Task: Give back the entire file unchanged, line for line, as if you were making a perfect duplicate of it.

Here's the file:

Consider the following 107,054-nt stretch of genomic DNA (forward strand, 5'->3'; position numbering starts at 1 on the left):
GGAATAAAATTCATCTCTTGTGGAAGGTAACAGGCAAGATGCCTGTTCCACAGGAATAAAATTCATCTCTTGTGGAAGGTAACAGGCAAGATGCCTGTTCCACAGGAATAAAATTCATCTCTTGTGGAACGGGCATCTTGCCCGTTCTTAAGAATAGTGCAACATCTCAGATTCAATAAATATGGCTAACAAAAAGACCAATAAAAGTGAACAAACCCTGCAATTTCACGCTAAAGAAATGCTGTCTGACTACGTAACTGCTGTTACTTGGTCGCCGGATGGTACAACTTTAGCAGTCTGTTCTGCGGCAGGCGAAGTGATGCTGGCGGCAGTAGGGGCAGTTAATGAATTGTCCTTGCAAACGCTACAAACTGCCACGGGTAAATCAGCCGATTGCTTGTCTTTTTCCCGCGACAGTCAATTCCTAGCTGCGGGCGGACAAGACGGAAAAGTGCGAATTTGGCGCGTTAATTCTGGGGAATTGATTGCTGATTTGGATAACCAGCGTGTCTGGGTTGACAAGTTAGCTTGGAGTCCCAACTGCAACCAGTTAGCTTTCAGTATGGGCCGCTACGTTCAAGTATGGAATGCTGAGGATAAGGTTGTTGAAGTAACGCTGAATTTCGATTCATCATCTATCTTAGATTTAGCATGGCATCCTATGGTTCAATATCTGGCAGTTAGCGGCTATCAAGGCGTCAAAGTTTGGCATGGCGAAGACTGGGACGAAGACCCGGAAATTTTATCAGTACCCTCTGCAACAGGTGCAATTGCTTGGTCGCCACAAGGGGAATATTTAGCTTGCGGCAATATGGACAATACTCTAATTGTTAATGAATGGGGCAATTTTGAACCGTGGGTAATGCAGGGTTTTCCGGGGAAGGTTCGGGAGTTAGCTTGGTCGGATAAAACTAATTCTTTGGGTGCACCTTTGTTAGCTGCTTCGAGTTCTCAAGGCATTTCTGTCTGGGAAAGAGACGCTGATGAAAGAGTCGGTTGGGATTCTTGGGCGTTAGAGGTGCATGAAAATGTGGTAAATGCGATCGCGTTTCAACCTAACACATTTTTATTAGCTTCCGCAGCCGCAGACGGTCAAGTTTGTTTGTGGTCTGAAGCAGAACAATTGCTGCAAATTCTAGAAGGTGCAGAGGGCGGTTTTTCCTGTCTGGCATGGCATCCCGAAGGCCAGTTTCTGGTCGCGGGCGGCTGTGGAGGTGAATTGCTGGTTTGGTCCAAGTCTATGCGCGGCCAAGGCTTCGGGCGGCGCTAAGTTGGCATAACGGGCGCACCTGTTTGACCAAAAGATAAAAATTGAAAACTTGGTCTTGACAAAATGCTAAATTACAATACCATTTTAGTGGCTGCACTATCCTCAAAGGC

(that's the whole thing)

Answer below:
Consider the following 107,054-nt stretch of genomic DNA (forward strand, 5'->3'; position numbering starts at 1 on the left):
GGAATAAAATTCATCTCTTGTGGAAGGTAACAGGCAAGATGCCTGTTCCACAGGAATAAAATTCATCTCTTGTGGAAGGTAACAGGCAAGATGCCTGTTCCACAGGAATAAAATTCATCTCTTGTGGAACGGGCATCTTGCCCGTTCTTAAGAATAGTGCAACATCTCAGATTCAATAAATATGGCTAACAAAAAGACCAATAAAAGTGAACAAACCCTGCAATTTCACGCTAAAGAAATGCTGTCTGACTACGTAACTGCTGTTACTTGGTCGCCGGATGGTACAACTTTAGCAGTCTGTTCTGCGGCAGGCGAAGTGATGCTGGCGGCAGTAGGGGCAGTTAATGAATTGTCCTTGCAAACGCTACAAACTGCCACGGGTAAATCAGCCGATTGCTTGTCTTTTTCCCGCGACAGTCAATTCCTAGCTGCGGGCGGACAAGACGGAAAAGTGCGAATTTGGCGCGTTAATTCTGGGGAATTGATTGCTGATTTGGATAACCAGCGTGTCTGGGTTGACAAGTTAGCTTGGAGTCCCAACTGCAACCAGTTAGCTTTCAGTATGGGCCGCTACGTTCAAGTATGGAATGCTGAGGATAAGGTTGTTGAAGTAACGCTGAATTTCGATTCATCATCTATCTTAGATTTAGCATGGCATCCTATGGTTCAATATCTGGCAGTTAGCGGCTATCAAGGCGTCAAAGTTTGGCATGGCGAAGACTGGGACGAAGACCCGGAAATTTTATCAGTACCCTCTGCAACAGGTGCAATTGCTTGGTCGCCACAAGGGGAATATTTAGCTTGCGGCAATATGGACAATACTCTAATTGTTAATGAATGGGGCAATTTTGAACCGTGGGTAATGCAGGGTTTTCCGGGGAAGGTTCGGGAGTTAGCTTGGTCGGATAAAACTAATTCTTTGGGTGCACCTTTGTTAGCTGCTTCGAGTTCTCAAGGCATTTCTGTCTGGGAAAGAGACGCTGATGAAAGAGTCGGTTGGGATTCTTGGGCGTTAGAGGTGCATGAAAATGTGGTAAATGCGATCGCGTTTCAACCTAACACATTTTTATTAGCTTCCGCAGCCGCAGACGGTCAAGTTTGTTTGTGGTCTGAAGCAGAACAATTGCTGCAAATTCTAGAAGGTGCAGAGGGCGGTTTTTCCTGTCTGGCATGGCATCCCGAAGGCCAGTTTCTGGTCGCGGGCGGCTGTGGAGGTGAATTGCTGGTTTGGTCCAAGTCTATGCGCGGCCAAGGCTTCGGGCGGCGCTAAGTTGGCATAACGGGCGCACCTGTTTGACCAAAAGATAAAAATTGAAAACTTGGTCTTGACAAAATGCTAAATTACAATACCATTTTAGTGGCTGCACTATCCTCAAAGGC